What Is Blackboard Learn?
Help learners, instructors and institutions achieve their goals with Blackboard Learn by Anthology, a market-leading Learning Management System (LMS) that integrates with the world’s most holistic EdTech ecosystem. Redesigned in collaboration with educators, Blackboard Learn is better than ever. With hundreds of new SaaS based features that foster collaboration, extend accessibility, keep learners engaged, and much more - there's more to Learn. Visit Anthology.com/learn to see what's new.
Who Uses Blackboard Learn?
For colleges and universities, businesses, government agencies, and more.
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Reviews of Blackboard Learn
Industry Standard LMS
Comments: Blackboard integrated seamlessly with our current system, Microsoft Teams
With an established ecosystem and many tools available, Blackboard is my go to LMS for schools and other educational institutions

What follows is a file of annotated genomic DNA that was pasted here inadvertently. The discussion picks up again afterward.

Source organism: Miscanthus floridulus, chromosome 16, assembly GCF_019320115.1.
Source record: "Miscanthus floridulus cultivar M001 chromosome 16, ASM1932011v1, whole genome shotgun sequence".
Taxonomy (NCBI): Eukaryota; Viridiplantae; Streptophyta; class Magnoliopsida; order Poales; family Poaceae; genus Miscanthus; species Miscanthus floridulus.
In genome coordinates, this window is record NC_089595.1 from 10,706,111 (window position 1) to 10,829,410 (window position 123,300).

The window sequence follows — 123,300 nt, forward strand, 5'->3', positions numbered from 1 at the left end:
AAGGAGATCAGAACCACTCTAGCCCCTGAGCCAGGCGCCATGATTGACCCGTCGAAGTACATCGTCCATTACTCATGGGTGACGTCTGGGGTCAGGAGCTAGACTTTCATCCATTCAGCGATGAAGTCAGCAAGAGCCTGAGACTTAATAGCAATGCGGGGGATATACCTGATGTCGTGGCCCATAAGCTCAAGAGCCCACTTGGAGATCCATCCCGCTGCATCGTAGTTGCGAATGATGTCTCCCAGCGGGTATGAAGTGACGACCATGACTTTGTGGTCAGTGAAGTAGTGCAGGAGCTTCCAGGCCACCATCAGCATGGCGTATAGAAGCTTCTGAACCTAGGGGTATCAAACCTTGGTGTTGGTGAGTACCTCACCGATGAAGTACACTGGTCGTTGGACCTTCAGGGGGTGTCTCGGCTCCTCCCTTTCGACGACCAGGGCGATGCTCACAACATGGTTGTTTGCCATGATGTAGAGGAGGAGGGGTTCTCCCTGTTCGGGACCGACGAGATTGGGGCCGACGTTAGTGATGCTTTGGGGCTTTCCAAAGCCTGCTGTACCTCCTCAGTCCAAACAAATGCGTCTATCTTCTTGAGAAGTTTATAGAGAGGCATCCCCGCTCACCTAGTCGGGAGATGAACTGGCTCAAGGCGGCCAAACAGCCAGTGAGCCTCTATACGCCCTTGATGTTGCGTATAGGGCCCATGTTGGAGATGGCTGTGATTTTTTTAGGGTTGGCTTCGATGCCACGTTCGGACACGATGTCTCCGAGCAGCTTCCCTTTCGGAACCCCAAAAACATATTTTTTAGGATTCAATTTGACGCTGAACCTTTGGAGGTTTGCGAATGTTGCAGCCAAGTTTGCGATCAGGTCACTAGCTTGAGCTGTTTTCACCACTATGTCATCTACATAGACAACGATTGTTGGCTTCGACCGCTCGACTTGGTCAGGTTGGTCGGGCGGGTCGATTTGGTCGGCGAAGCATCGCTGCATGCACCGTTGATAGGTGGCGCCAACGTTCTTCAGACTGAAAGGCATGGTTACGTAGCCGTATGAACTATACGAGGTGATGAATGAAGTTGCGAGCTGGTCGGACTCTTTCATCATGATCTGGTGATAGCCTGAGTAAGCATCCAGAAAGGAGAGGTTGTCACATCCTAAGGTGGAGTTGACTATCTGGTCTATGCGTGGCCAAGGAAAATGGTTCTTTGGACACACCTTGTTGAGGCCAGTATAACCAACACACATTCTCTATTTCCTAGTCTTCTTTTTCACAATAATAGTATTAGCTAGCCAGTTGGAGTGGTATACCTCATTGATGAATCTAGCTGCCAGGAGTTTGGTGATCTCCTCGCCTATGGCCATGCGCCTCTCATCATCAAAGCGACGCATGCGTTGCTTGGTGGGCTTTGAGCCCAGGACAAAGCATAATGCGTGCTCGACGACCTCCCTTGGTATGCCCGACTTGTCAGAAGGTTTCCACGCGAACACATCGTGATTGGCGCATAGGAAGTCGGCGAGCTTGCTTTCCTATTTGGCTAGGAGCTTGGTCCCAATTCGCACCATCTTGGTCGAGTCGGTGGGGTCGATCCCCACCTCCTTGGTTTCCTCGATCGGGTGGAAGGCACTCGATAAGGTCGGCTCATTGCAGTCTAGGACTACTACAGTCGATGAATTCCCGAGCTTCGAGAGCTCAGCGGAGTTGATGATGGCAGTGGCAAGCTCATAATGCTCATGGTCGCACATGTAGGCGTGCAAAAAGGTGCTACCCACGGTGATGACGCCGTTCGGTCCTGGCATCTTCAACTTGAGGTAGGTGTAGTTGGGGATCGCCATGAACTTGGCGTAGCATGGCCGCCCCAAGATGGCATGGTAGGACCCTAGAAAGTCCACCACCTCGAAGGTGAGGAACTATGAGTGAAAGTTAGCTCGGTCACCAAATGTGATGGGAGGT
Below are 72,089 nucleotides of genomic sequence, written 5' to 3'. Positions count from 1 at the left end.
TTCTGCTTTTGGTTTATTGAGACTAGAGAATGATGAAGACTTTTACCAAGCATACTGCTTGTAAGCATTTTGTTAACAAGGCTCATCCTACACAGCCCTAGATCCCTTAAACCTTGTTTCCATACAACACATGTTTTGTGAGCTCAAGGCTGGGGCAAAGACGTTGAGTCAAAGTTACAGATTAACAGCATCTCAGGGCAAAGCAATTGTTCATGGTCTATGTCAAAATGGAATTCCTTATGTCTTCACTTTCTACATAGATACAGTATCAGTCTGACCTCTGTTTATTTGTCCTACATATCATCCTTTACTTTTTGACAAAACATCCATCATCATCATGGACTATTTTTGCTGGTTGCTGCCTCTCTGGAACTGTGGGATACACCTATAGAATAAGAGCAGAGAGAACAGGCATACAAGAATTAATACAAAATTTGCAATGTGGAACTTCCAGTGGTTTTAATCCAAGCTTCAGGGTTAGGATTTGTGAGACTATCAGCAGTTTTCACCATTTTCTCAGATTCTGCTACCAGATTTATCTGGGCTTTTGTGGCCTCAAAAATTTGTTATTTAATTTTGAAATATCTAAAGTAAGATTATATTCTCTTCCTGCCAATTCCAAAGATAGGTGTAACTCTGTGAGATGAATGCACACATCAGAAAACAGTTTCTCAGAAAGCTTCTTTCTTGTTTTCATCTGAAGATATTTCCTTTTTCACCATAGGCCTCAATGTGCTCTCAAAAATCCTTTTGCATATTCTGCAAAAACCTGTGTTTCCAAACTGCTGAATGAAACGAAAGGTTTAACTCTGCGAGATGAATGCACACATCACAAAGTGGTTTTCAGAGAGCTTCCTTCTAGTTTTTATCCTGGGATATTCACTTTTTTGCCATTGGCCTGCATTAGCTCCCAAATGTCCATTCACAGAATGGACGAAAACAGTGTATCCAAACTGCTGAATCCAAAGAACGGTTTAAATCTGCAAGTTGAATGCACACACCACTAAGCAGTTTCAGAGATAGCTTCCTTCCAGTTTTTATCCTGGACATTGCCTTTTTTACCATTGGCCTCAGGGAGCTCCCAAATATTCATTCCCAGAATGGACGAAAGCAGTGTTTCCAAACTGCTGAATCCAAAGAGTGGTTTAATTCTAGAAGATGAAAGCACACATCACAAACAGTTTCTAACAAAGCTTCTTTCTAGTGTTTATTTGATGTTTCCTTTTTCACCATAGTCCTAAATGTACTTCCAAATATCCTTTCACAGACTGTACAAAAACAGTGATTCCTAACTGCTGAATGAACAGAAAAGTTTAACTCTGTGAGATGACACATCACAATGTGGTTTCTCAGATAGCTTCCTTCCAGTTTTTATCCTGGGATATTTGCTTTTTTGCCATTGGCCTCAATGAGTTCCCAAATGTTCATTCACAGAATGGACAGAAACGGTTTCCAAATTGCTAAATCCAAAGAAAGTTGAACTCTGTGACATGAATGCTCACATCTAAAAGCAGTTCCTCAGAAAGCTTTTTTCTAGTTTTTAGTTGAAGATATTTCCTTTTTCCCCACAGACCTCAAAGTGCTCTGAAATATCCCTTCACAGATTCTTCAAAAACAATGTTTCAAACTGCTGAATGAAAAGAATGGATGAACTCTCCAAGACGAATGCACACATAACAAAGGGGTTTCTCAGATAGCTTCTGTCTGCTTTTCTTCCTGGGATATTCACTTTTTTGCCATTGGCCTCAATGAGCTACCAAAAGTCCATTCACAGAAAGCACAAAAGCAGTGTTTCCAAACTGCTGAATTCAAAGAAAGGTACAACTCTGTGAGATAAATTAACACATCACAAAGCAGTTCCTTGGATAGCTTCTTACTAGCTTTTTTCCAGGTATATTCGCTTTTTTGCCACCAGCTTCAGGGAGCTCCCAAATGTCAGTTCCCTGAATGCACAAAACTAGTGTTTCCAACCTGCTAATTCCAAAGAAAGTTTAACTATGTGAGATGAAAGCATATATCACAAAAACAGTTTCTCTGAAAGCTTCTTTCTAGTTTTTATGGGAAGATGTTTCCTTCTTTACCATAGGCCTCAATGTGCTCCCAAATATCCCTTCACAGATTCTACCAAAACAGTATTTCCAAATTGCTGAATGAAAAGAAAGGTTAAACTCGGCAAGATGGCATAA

Blackboard is a bit pricey, however you get a polished piece of software.
Reliable where it counts
Blackboard is a rather intuitive learning platform, packed with a huge amount of features. If you need it for your school, it can be done. There were also a number of training materials and good customer support. It's reliable, which means students and instructors will know when to expect outages and prepare accordingly.
The UI, until recently, was a bit stale and outdated in appearance. Thankfully this has been updated and seems more modernistic now. It is also a bit more expensive than alternatives.
Blackboard Learn for Aiken Technical College's Embedded Librarian Program
Comments: I post announcements about our Library's online resources and also monitor a Discussion Board thread called "Ask a Librarian." I get plenty of questions in the Discussion Board and also in response to the announcements, especially closer to assignment due dates.